One-on-One With Capital Health CIO Gene Grochala, Part II | Healthcare Informatics Magazine | Health IT | Information Technology Skip to content Skip to navigation

One-on-One With Capital Health CIO Gene Grochala, Part II

September 1, 2009
by root
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In this part of our interview, Grochala says successful CPOE requires training physicians with a personal touch.

Mercer County, N.J.-based Capital Health – a two-hospital, 589-bed regional health network, including an ambulatory facility – recently completed the implementation of an EMR from Boston-based Keane. Comprised of Mercer and Fuld hospitals in Trenton, N.J. and the Capital Health in Hamilton outpatient facility, the organization is expanding, with construction underway for a new hospital in Hopewell Township, N.J. as well as an expansion of services at its Fuld hospital, both scheduled to be completed by 2011. Add to all that the goal of qualifying for HITECH stimulus funds and it’s no wonder CIO Gene Grochala has his hands full. Recently, HCI Editor-in-Chief caught up Grochala to talk about how he’s managing all these challenges.

(Part I)

GUERRA: You mentioned you had worked with Beacon Partners back in 2006-2007 to help you with the system selection process. Did you get help with the actual implementation?

GROCHALA: It's us and Keane. There are no third parties involved. We had formal training classes for all the staff, and we did four hours sessions, two sessions a day, five days a week. Keane flew in here for three days a week and helped supplement the manpower for all that training. Physicians were trained completely one-on-one. We did not do any classroom formalized scheduled training with them. We had a team of nurses. They wore a lot of peach-colored stuff that they’d be recognized in, and they were called Peachy Keane. They actually chased the doctors, physically chased them down the hall and said, “Hey, let me show you this.” And then we kept a massive list of who was trained, how many hours, what the comments were, and all that kind of stuff.

The same thing with follow up, after we went live, we still ran around on the units grabbing the docs and showing them and teaching them. They understood the transition. It was amazing. I’ve been in this business for 30 years and I was amazed at how smoothly this thing went, how little resistance and screaming we got from the medical staff or the nurses and the ancillaries, too.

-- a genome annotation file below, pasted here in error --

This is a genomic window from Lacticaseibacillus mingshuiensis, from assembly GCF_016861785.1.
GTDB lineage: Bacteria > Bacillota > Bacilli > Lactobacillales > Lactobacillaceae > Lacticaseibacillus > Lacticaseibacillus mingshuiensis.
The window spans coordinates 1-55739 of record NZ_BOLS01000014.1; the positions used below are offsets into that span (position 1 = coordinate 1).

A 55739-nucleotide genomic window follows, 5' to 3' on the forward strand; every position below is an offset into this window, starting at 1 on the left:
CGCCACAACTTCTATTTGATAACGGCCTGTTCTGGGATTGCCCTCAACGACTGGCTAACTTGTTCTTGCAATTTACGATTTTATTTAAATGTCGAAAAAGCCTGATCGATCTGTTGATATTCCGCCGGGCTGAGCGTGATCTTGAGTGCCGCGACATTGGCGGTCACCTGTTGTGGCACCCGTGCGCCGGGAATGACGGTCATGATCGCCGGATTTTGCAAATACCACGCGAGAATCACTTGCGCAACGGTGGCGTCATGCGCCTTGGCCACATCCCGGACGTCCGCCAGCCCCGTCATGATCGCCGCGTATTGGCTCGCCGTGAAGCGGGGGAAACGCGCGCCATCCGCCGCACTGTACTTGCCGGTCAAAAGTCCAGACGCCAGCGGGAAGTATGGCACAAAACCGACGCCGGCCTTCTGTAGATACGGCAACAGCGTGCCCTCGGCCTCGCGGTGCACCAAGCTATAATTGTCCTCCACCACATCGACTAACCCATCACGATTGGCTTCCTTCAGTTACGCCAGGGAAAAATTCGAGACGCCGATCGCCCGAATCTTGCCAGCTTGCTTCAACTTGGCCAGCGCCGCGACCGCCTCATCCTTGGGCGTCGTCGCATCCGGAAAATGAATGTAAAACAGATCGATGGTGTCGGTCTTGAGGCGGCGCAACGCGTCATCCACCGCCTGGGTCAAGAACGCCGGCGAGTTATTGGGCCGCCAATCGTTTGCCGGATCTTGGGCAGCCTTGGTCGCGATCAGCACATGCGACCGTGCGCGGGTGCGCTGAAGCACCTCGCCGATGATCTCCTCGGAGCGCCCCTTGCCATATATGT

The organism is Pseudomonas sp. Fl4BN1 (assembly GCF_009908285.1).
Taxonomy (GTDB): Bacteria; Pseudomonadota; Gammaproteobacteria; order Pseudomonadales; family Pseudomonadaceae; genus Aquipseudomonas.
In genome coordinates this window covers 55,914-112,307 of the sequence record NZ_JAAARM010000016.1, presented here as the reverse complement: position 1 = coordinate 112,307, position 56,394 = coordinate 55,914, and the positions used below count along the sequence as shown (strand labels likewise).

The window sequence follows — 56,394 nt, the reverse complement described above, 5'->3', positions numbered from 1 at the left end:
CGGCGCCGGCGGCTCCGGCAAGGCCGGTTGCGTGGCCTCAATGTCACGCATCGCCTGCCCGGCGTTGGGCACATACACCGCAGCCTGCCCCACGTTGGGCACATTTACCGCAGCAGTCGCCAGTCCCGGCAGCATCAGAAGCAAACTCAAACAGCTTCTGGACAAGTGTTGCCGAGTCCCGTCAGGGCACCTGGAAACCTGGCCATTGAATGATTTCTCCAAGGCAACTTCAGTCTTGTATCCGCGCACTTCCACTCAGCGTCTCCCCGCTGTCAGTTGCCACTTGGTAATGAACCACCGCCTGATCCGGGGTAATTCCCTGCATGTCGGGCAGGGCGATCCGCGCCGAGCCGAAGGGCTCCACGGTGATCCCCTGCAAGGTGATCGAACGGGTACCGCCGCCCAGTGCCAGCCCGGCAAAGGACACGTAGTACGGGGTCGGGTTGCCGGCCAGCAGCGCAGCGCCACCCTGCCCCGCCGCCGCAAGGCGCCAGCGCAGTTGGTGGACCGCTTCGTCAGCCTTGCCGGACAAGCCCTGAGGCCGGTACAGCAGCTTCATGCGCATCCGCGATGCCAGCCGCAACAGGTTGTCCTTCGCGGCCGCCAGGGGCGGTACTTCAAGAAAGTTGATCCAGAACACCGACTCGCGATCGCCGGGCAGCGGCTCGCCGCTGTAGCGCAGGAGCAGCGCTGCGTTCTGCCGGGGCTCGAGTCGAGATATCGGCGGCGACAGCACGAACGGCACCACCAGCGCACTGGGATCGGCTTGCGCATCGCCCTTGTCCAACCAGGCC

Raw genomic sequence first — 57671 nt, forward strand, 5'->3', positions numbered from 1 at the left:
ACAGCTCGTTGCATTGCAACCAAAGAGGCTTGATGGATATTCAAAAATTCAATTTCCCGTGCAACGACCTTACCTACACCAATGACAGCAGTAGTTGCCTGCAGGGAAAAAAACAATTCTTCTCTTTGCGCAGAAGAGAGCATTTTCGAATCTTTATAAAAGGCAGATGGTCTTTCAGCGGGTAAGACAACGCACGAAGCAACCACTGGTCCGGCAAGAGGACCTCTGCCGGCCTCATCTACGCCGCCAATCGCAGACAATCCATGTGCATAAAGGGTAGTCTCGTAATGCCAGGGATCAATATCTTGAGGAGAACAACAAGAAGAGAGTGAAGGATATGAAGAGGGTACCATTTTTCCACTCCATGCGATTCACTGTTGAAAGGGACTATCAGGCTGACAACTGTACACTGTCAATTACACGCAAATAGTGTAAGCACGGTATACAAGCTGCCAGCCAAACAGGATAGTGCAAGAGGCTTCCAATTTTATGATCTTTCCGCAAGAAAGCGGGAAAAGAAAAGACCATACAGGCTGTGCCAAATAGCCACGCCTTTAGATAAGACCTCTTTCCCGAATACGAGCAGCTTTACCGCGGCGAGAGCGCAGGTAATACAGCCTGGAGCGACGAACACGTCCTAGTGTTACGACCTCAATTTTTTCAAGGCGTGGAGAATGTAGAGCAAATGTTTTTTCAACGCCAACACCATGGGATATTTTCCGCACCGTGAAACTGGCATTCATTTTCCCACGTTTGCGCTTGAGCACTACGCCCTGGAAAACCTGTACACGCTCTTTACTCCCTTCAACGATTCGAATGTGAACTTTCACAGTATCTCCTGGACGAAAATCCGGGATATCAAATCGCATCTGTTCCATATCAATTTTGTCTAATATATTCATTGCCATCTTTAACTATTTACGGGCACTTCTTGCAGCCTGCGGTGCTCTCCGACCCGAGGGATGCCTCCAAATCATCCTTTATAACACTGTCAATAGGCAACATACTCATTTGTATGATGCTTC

GUERRA: What do you think it was about your approach that was so successful?

GROCHALA: We put a lot more money in people than we did in hardware and software. The actual roll out and the cost of Keane was $1 million, and we licensed three facilities with that. We licensed Mercer Medical Center, Helene Fuld Medical Center, and then we have a huge outpatient facility in the suburbs, and all three of them came up at the same time. We’re taking about 120 people.

GUERRA: How many people are on your IT staff?

GROCHALA: In total, we have 38 people, full time.

GUERRA: Did you take on more people temporarily for the implementation?


GUERRA: Is 38 the right number or did you feel strapped?

GROCHALA: I could use 38 more, absolutely. But see, the Keane product runs on the IBM iSeries. So, what we get out of that is integration simplification because it does everything for us. It does the database administration, so we don’t need a database administrator. The operating system that people look to for virtualization today, the iSeries, has had and does have it today. Everything is streamlined. It has its own SANS system, so we don’t have to contract and buy a different SANS system. It’s never had a virus, never had a single incident. I don’t have a lot of spamware, the malware kind of virus protection on that, so I don’t have to think of hiring a systems administrator or a security administrator. The database is all integrated to the operating systems called DBX-400, 64-bed power processing. It’s a single level object storage. It’s such a beautiful box and Keane runs on it.

Here is an example – I did a Meditech installation one time and all of the vendors have their strengths and weaknesses, and Keane and Meditech are the same in that they started with a patient account number. That was their database and they grew it out. So, it’s still one monolithic port. By contrast, McKesson is a company of purchased products, so it’s a nightmare if you ever try to interface all those different products, operating systems, database systems. McKesson bragged that they have the largest R&D development of any software company, right? But when you look under the covers, most of it was spent trying to get their different products to talk to one another seamlessly, but they always seem to be working on that.

With Meditech and Keane, like I said, it’s one system underneath the covers where you could encounter a lot of those complications for the IT departments trying to get information flowing back and forth. We don’t deal with it. We don’t have that headache. It does come with an interface engine built into it for that $1 million. So, I don’t have two to three interface engine analysts over here. I just pull it up from my regular programming staff. There you are again, a lot simpler, a lot easier. If I want to shoot ADT information all over the place, I read it one time in some format and if I knew the lab system, I knew all other systems. I just shoot it back out into the trash cans through the same way. It’s pretty standard. So, that eased a lot of the pain and a lot of the work and management on our side.


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